I once spent a summer as a security guard at the Children’s Museum of Indianapolis. A wonderful place to visit, but my workday experience proved dreadfully dull.[...]
This map shows the oldest light in our universe, as detected by the Planck mission. Click on the map for a larger image.
By now the Big Bang theory is widely accepted scientifically. The idea is that the universe began to expand rapidly about 14 billion years ago from a dense, hot state and continues to expand to this day.
Reality television has been around since at least the late ’40s. First we had Candid Camera, where hapless, but real, people became the unwitting butt of Allen Funt’s jokes. But it wasn’t until fifty years later that the genre exploded, bringing us Big Brother and, of course, Survivor.[...]
Albert Einstein is the patron saint of slackers redeemed. We’ve all heard some version of his late-bloomer story: “You know, Albert Einstein did terribly in high school” (says every high school guidance counselor at some point).[...]
Cheetahs are the fastest land animals on Earth, able to reach speeds of up to 70 miles per hour.
Earlier this year, the team at National Geographic visited the Cincinnati Zoo and filmed cheetahs running at full sprint, as seen in the majestic video above.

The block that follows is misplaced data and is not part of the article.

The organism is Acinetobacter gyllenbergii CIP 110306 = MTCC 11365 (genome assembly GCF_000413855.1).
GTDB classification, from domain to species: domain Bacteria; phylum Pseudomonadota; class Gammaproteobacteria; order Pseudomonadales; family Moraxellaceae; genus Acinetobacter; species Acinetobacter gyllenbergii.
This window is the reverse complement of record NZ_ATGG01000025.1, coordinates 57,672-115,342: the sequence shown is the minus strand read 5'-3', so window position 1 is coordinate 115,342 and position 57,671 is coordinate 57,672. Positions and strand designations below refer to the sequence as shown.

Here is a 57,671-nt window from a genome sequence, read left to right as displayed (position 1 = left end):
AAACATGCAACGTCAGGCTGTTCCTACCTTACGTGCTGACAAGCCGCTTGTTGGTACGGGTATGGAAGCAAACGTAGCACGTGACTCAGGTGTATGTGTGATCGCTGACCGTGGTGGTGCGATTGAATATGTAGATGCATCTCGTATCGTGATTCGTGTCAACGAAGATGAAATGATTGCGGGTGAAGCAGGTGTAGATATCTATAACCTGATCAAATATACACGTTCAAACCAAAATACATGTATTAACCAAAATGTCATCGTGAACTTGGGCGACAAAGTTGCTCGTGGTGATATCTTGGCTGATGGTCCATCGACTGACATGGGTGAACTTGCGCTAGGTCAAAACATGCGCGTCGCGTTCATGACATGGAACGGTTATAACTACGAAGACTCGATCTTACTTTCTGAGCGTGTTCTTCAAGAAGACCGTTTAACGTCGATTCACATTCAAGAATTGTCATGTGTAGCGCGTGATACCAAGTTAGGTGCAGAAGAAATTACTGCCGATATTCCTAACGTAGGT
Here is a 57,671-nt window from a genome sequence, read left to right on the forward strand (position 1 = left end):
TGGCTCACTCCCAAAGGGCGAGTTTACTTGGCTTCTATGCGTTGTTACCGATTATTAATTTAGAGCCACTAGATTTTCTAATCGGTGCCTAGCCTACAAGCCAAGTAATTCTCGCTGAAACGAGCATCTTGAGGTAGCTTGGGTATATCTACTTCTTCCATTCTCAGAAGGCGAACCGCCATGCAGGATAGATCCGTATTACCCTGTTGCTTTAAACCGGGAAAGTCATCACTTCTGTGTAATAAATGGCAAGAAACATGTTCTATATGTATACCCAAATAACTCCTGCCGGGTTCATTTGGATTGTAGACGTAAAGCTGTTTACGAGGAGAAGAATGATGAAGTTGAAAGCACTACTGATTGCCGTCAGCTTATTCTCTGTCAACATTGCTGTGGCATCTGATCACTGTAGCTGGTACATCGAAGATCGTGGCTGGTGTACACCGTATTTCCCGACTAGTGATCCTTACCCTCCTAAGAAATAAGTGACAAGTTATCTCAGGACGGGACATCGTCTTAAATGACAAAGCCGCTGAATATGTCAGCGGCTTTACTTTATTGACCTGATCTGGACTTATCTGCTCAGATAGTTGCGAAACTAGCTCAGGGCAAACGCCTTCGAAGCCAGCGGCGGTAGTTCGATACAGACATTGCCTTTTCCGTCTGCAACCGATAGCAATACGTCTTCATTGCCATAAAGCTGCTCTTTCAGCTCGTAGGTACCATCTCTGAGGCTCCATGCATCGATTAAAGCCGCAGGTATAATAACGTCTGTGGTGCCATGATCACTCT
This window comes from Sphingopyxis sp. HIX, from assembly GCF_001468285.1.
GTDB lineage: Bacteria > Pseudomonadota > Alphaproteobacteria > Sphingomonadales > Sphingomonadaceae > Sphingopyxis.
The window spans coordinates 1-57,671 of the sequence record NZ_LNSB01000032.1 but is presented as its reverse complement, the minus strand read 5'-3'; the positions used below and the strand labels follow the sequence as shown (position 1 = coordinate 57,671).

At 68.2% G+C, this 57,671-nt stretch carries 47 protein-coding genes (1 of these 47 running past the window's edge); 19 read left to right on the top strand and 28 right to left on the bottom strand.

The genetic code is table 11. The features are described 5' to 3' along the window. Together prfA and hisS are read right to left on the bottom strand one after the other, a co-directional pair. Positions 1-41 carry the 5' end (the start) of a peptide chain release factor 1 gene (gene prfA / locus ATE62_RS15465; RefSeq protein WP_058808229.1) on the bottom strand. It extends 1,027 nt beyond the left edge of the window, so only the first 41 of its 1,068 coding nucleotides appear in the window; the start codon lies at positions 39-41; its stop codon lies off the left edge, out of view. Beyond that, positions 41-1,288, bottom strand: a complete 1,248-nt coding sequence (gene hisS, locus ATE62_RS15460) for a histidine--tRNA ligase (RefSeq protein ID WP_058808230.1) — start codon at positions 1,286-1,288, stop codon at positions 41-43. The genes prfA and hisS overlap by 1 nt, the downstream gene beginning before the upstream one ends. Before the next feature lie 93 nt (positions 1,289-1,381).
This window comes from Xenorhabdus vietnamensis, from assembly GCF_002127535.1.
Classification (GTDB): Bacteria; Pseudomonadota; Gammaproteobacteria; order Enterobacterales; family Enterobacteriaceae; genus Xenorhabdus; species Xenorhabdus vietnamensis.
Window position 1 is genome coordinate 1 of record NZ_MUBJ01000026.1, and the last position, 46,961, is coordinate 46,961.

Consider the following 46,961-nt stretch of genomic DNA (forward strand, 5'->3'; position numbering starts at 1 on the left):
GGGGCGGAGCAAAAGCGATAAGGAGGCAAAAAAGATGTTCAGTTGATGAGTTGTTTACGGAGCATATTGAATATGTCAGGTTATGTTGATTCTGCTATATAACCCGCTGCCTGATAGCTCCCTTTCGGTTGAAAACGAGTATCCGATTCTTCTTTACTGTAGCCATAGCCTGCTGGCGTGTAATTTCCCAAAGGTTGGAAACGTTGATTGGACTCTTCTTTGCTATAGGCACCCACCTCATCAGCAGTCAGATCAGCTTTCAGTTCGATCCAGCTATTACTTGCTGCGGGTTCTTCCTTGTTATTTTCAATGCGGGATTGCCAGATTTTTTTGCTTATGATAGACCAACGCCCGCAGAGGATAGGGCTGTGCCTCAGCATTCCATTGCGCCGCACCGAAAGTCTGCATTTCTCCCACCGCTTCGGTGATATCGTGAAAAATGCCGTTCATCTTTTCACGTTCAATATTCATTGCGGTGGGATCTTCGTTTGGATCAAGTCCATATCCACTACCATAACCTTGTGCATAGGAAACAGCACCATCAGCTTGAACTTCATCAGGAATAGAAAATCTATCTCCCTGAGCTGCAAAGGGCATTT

After a 125-day stay aboard the International Space Station, ISS Commander Sunita (Suni) Williams touched down in Kazakhstan on Monday, along with Flight Engineers Aki Hoshide and Yuri Malanchenko.[...]
Over the years, we’ve shown you Don Pettit’s work — his many timelapse videos taken from the International Space Station. (Find some below.) By now, we take these videos almost for granted. We watch the breathtaking scenery flow by, and we shrug our shoulders a bit.[...]
The German composer Hans Zimmer has made a name for himself (and earned a star on the Hollywood Walk of Fame) by creating original scores for films. You’ve heard his music, even if you haven’t heard of him. The Lion King, The Dark Knight and Inception are a few of the films he scored.[...]
Hovering some 22,300 miles above Earth, the GOES-14 satellite, operated by the National Oceanic and Atmospheric Administration, captured images of Hurricane Sandy barreling its way across the Atlantic yesterday. The video above puts into animation a series of images taken over an 11 hour period.[...]
Justin Wilkinson has a pretty cool sounding gig. He’s the chief geoscientist at NASA, and he learns all about planet Earth from space. When astronauts head to the International Space Station (ISS), Wilkinson asks them to snap pictures of various geographical locations.[...]